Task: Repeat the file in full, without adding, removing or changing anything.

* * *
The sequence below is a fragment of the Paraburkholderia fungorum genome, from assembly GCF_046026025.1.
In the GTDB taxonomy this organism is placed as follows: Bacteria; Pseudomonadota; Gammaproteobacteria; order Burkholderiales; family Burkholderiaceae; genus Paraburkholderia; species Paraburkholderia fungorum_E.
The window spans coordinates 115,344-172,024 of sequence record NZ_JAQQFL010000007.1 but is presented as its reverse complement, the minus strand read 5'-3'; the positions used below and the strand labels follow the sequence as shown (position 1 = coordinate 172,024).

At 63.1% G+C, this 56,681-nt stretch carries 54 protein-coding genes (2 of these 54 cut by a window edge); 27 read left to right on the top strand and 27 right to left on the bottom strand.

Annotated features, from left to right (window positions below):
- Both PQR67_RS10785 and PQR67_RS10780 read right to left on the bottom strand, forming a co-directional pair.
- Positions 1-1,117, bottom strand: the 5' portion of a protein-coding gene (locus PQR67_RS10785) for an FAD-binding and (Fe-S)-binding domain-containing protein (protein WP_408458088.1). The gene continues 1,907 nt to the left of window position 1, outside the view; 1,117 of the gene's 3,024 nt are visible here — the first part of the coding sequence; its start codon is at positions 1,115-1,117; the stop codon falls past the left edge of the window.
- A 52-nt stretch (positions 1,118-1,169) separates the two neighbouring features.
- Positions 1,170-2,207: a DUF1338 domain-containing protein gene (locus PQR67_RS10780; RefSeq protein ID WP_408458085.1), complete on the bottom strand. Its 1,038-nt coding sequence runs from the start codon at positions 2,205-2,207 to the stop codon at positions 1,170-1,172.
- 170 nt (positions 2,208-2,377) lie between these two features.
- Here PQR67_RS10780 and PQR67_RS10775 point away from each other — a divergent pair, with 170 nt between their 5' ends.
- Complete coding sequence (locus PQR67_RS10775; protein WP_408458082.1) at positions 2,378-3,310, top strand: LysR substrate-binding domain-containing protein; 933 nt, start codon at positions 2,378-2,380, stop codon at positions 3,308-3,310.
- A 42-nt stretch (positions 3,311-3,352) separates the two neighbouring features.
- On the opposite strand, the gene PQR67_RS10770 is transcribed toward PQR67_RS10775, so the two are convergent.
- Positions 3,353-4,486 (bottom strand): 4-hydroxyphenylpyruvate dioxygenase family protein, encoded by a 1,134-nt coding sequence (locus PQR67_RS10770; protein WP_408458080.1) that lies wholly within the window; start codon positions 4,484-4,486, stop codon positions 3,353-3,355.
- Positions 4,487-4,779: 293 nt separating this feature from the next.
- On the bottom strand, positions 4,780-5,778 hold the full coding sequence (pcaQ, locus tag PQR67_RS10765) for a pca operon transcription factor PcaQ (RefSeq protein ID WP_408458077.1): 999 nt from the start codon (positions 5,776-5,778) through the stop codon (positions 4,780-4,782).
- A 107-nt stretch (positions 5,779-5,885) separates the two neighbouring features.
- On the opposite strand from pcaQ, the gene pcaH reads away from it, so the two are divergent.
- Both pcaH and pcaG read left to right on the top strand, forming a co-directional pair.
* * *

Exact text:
The sequence below is a fragment of the Paraburkholderia fungorum genome, from assembly GCF_046026025.1.
In the GTDB taxonomy this organism is placed as follows: Bacteria; Pseudomonadota; Gammaproteobacteria; order Burkholderiales; family Burkholderiaceae; genus Paraburkholderia; species Paraburkholderia fungorum_E.
The window spans coordinates 115,344-172,024 of sequence record NZ_JAQQFL010000007.1 but is presented as its reverse complement, the minus strand read 5'-3'; the positions used below and the strand labels follow the sequence as shown (position 1 = coordinate 172,024).

At 63.1% G+C, this 56,681-nt stretch carries 54 protein-coding genes (2 of these 54 cut by a window edge); 27 read left to right on the top strand and 27 right to left on the bottom strand.

Annotated features, from left to right (window positions below):
- Both PQR67_RS10785 and PQR67_RS10780 read right to left on the bottom strand, forming a co-directional pair.
- Positions 1-1,117, bottom strand: the 5' portion of a protein-coding gene (locus PQR67_RS10785) for an FAD-binding and (Fe-S)-binding domain-containing protein (protein WP_408458088.1). The gene continues 1,907 nt to the left of window position 1, outside the view; 1,117 of the gene's 3,024 nt are visible here — the first part of the coding sequence; its start codon is at positions 1,115-1,117; the stop codon falls past the left edge of the window.
- A 52-nt stretch (positions 1,118-1,169) separates the two neighbouring features.
- Positions 1,170-2,207: a DUF1338 domain-containing protein gene (locus PQR67_RS10780; RefSeq protein ID WP_408458085.1), complete on the bottom strand. Its 1,038-nt coding sequence runs from the start codon at positions 2,205-2,207 to the stop codon at positions 1,170-1,172.
- 170 nt (positions 2,208-2,377) lie between these two features.
- Here PQR67_RS10780 and PQR67_RS10775 point away from each other — a divergent pair, with 170 nt between their 5' ends.
- Complete coding sequence (locus PQR67_RS10775; protein WP_408458082.1) at positions 2,378-3,310, top strand: LysR substrate-binding domain-containing protein; 933 nt, start codon at positions 2,378-2,380, stop codon at positions 3,308-3,310.
- A 42-nt stretch (positions 3,311-3,352) separates the two neighbouring features.
- On the opposite strand, the gene PQR67_RS10770 is transcribed toward PQR67_RS10775, so the two are convergent.
- Positions 3,353-4,486 (bottom strand): 4-hydroxyphenylpyruvate dioxygenase family protein, encoded by a 1,134-nt coding sequence (locus PQR67_RS10770; protein WP_408458080.1) that lies wholly within the window; start codon positions 4,484-4,486, stop codon positions 3,353-3,355.
- Positions 4,487-4,779: 293 nt separating this feature from the next.
- On the bottom strand, positions 4,780-5,778 hold the full coding sequence (pcaQ, locus tag PQR67_RS10765) for a pca operon transcription factor PcaQ (RefSeq protein ID WP_408458077.1): 999 nt from the start codon (positions 5,776-5,778) through the stop codon (positions 4,780-4,782).
- A 107-nt stretch (positions 5,779-5,885) separates the two neighbouring features.
- On the opposite strand from pcaQ, the gene pcaH reads away from it, so the two are divergent.
- Both pcaH and pcaG read left to right on the top strand, forming a co-directional pair.